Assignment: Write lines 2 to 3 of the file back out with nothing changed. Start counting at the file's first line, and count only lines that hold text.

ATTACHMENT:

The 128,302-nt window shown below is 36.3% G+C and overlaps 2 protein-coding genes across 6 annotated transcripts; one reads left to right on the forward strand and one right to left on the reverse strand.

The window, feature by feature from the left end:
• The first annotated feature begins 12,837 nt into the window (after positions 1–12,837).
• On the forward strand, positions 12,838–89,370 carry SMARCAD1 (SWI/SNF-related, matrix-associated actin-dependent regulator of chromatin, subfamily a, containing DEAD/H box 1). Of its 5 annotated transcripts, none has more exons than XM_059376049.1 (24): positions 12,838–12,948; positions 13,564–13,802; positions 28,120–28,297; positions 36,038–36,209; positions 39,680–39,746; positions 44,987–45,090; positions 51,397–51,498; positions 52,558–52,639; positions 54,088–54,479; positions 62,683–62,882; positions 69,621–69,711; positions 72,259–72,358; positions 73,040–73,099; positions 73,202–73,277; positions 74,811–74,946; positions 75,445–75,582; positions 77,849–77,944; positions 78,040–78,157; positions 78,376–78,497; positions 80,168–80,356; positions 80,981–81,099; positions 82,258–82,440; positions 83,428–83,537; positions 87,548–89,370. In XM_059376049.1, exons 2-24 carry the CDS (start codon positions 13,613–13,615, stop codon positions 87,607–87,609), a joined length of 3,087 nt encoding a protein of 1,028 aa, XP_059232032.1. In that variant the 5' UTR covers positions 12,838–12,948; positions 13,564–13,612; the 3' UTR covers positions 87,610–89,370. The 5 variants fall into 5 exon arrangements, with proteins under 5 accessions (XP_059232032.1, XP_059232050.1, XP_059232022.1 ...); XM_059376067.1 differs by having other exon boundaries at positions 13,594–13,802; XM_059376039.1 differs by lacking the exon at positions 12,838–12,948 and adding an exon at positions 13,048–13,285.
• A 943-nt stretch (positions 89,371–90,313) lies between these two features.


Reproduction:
The window, feature by feature from the left end:
• The first annotated feature begins 12,837 nt into the window (after positions 1–12,837).